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Addressing postal service’s deliberate ways

A leaked U.S. Supreme Court decision, not yet final, that would overturn Roe v. Wade, the 1973 ruling recognizing abortion rights for women, will continue to dominate the nation’s attention for months, if not years.

Within hours after the decision was leaked, certainty already was cemented in the eyes of millions of Americans, men as well as women, that the ruling could have a seismic impact on this year’s mid-term elections and the 2024 praesidential balloting — as well as politics in general perhaps for generations.

What is very important at this time, though, and which has not been emphasized enough, is that the opinion document in question carries the words “first draft,” implying that there could be revisions and a number of other drafts before the “final draft” is released as an official high-court ruling, for better or worse.

Chief Justice John Roberts confirmed quickly that, while genuine, the current draft was far from final.

As currently written, the draft would again permit states to outlaw abortion — something that they have not been allowed to do since Roe v. Wade.

But while forces on both sides of that issue remain mobilized, it is imperative that Americans also remain “plugged into” other issues and developments of importance that might affect their lives to varying degrees. We will focus on one of those issues in this editorial — the intentional slowing of the U.S. Postal Service.

The two issues are not related directly but are connected nonetheless by the fact that, in the end, both will have had much anger and many protestations directed their way.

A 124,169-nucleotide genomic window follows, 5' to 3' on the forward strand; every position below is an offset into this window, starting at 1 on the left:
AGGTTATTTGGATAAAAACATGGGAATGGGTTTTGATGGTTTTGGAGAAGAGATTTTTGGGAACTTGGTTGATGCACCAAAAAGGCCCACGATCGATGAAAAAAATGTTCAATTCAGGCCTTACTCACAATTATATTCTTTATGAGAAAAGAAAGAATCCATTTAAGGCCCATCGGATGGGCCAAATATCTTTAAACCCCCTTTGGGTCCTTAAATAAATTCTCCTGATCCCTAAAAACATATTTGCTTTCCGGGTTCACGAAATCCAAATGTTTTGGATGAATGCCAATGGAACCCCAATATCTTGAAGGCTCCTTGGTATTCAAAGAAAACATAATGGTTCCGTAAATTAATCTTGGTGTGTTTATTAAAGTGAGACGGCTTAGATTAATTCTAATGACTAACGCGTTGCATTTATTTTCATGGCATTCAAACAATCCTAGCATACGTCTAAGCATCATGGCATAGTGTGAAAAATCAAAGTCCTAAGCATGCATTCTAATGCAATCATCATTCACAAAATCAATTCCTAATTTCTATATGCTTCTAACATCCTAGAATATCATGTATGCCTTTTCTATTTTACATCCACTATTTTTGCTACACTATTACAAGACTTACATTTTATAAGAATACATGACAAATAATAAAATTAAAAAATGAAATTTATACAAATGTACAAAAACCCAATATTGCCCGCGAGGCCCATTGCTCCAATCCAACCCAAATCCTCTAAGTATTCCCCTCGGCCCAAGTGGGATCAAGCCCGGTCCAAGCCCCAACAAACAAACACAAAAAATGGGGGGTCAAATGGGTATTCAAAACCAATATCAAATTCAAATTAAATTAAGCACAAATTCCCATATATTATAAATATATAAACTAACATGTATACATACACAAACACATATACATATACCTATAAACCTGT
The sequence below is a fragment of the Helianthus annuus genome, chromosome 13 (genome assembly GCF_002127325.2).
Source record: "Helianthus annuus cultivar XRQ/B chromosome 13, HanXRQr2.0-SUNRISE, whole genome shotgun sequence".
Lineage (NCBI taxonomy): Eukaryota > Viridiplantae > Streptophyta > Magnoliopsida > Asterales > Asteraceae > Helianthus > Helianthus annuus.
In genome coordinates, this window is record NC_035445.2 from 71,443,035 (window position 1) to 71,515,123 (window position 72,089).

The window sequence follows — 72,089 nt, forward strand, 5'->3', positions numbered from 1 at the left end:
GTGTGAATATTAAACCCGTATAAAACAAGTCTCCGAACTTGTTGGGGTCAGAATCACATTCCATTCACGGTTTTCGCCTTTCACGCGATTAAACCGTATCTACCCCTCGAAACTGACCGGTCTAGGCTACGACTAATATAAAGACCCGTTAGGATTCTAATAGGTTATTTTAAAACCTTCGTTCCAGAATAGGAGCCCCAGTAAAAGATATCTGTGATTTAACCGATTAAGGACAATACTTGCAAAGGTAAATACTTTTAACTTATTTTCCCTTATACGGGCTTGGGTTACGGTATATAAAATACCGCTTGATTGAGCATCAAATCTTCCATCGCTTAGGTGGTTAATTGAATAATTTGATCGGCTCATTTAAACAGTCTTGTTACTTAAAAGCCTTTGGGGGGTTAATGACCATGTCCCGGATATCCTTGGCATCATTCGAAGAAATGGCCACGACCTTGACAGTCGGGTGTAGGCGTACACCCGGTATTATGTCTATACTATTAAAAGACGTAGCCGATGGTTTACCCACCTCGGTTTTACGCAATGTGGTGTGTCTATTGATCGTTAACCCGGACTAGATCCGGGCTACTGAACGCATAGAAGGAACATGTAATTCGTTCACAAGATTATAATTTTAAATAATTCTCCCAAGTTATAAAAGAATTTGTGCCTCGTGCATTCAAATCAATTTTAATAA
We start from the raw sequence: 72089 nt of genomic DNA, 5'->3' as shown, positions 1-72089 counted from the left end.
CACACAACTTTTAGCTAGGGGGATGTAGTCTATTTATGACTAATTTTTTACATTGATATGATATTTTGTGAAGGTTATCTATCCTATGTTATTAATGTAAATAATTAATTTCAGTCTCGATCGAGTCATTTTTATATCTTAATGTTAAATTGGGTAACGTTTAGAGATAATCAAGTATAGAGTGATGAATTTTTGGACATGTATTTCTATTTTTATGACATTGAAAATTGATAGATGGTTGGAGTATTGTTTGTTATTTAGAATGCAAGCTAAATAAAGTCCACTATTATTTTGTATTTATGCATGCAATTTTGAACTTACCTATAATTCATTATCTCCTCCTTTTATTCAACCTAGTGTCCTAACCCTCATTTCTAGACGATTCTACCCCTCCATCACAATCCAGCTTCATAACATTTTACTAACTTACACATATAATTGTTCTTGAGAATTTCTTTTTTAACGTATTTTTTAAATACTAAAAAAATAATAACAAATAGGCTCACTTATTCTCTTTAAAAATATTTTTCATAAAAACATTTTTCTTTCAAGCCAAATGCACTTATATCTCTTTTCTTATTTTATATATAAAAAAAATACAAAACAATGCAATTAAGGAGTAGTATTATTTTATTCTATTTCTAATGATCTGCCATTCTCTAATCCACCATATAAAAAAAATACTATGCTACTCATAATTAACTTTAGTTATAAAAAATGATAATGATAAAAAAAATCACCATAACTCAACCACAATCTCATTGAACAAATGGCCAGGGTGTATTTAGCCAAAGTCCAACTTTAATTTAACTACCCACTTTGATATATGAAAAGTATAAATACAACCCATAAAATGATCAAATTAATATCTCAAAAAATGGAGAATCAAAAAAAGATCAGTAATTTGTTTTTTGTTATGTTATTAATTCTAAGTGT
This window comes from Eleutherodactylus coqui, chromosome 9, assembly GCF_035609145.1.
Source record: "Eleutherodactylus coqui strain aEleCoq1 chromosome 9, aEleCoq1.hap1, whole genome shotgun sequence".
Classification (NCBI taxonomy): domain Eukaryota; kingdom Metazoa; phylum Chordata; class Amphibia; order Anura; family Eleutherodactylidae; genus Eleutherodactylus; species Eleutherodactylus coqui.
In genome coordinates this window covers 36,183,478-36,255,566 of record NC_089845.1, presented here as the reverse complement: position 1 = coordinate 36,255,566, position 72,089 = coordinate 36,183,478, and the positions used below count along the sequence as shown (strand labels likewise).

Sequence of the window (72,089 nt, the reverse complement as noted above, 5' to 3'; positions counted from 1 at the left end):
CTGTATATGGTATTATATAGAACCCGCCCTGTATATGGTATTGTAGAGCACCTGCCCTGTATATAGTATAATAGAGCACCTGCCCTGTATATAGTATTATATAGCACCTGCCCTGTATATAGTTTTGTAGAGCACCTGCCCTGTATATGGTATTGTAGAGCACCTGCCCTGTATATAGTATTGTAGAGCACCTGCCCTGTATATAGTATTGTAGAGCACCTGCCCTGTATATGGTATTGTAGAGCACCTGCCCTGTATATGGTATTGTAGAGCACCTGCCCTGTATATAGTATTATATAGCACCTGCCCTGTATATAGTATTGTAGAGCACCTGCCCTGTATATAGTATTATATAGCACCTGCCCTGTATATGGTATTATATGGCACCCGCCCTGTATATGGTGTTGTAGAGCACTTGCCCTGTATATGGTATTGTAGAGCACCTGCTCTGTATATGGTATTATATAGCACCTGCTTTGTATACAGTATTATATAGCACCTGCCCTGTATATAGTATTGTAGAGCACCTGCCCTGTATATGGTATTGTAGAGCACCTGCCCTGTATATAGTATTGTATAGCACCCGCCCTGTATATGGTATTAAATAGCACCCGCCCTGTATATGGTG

On the mail front, the U.S. Postal Service announced on April 18 that it would slow delivery times for nearly a third of all first-class packages as part of its efforts to lower costs and reduce its reliance on air transportation.

According to the postal service, the move will add up to one or two days for some packages traveling long distances — not welcome news to those postal customers who long have been critical about “snail mail.”

Postmaster General Louis DeJoy contends that the longer delivery times are part of a plan to reduce more than $160 billion in projected losses over the next decade.

But chances are that his savings will not reach what he is anticipating through the use of more trains and trucks to transport parcels instead of relying on an air network that he labels more costly and hindered by reliability issues.

The “jury” — meaning postal customers — will not need a year to return a “verdict” on the correctness of DeJoy’s judgment. If customers turn to United Parcel Service or Federal Express — or whatever other service — to get their packages to their destinations more quickly, it will be the package carriers’ financial gain and USPS’ revenue loss.

How long that situation might be sustainable for USPS is anyone’s guess, but it should be an important point of contemplation.

As many businesses and services already can attest, once customers “stray,” it sometimes is difficult to get them to return.

News media are chronicling the protests underway outside the Supreme Court building and in cities across the country. Meanwhile, there likely will be fewer, if any, actual postal protests, but customers will deliver their messages nonetheless — by way of less reliance on the post office.

Eventually on both fronts, clear, unmistakable messages will be available for everyone to see.

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